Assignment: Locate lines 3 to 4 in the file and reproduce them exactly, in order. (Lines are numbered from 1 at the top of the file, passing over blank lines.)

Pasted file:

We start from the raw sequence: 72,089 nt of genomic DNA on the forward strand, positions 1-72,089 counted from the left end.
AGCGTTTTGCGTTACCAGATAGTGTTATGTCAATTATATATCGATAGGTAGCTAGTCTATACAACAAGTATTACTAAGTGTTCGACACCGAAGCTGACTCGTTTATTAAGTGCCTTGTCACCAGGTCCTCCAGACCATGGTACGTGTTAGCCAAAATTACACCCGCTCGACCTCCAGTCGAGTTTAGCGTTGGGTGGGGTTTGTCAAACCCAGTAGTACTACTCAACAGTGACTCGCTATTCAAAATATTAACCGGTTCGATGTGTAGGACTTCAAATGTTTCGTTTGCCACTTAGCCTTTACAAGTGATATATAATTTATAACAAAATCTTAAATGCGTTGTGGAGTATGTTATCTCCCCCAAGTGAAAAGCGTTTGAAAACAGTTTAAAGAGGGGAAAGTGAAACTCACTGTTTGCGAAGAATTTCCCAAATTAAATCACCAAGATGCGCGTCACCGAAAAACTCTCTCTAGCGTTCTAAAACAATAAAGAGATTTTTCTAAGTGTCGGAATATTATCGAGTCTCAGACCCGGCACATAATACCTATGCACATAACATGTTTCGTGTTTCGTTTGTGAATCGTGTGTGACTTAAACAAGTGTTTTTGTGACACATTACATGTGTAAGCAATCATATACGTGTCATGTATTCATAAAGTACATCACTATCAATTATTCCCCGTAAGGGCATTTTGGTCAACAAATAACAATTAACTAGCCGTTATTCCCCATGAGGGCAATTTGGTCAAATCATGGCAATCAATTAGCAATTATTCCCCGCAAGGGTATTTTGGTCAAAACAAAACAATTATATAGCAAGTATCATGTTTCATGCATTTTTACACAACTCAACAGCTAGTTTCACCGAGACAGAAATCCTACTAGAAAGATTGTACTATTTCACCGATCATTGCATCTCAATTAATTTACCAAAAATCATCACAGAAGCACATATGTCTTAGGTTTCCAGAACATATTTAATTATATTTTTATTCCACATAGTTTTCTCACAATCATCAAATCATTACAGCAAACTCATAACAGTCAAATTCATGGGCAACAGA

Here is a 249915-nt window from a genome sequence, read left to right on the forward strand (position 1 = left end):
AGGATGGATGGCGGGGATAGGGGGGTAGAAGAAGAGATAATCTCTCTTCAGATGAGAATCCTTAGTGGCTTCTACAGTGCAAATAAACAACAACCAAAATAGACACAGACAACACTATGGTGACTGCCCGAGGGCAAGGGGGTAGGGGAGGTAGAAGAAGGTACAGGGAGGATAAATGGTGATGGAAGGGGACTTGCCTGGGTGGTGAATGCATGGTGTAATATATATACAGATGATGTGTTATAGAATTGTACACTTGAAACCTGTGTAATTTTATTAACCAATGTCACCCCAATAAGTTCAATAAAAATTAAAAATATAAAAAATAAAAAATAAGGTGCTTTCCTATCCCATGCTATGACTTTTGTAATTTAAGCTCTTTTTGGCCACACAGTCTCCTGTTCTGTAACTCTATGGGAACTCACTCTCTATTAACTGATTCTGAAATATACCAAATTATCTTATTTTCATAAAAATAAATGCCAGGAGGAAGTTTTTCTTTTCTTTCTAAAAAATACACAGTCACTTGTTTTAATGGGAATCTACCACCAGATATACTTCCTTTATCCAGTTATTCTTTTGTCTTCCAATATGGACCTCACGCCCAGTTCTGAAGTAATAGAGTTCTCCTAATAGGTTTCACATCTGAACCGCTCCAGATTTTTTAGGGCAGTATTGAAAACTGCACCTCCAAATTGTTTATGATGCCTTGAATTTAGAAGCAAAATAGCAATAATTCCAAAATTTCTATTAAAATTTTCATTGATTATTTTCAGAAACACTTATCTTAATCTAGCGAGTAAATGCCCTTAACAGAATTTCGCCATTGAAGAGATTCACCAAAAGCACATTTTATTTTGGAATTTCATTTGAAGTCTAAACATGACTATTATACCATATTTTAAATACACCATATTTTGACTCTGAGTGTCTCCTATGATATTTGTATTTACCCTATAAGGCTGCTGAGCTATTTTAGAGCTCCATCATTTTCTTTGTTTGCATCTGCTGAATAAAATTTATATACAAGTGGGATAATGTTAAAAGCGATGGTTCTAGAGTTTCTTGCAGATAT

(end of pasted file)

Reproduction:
Here is a 249915-nt window from a genome sequence, read left to right on the forward strand (position 1 = left end):
AGGATGGATGGCGGGGATAGGGGGGTAGAAGAAGAGATAATCTCTCTTCAGATGAGAATCCTTAGTGGCTTCTACAGTGCAAATAAACAACAACCAAAATAGACACAGACAACACTATGGTGACTGCCCGAGGGCAAGGGGGTAGGGGAGGTAGAAGAAGGTACAGGGAGGATAAATGGTGATGGAAGGGGACTTGCCTGGGTGGTGAATGCATGGTGTAATATATATACAGATGATGTGTTATAGAATTGTACACTTGAAACCTGTGTAATTTTATTAACCAATGTCACCCCAATAAGTTCAATAAAAATTAAAAATATAAAAAATAAAAAATAAGGTGCTTTCCTATCCCATGCTATGACTTTTGTAATTTAAGCTCTTTTTGGCCACACAGTCTCCTGTTCTGTAACTCTATGGGAACTCACTCTCTATTAACTGATTCTGAAATATACCAAATTATCTTATTTTCATAAAAATAAATGCCAGGAGGAAGTTTTTCTTTTCTTTCTAAAAAATACACAGTCACTTGTTTTAATGGGAATCTACCACCAGATATACTTCCTTTATCCAGTTATTCTTTTGTCTTCCAATATGGACCTCACGCCCAGTTCTGAAGTAATAGAGTTCTCCTAATAGGTTTCACATCTGAACCGCTCCAGATTTTTTAGGGCAGTATTGAAAACTGCACCTCCAAATTGTTTATGATGCCTTGAATTTAGAAGCAAAATAGCAATAATTCCAAAATTTCTATTAAAATTTTCATTGATTATTTTCAGAAACACTTATCTTAATCTAGCGAGTAAATGCCCTTAACAGAATTTCGCCATTGAAGAGATTCACCAAAAGCACATTTTATTTTGGAATTTCATTTGAAGTCTAAACATGACTATTATACCATATTTTAAATACACCATATTTTGACTCTGAGTGTCTCCTATGATATTTGTATTTACCCTATAAGGCTGCTGAGCTATTTTAGAGCTCCATCATTTTCTTTGTTTGCATCTGCTGAATAAAATTTATATACAAGTGGGATAATGTTAAAAGCGATGGTTCTAGAGTTTCTTGCAGATAT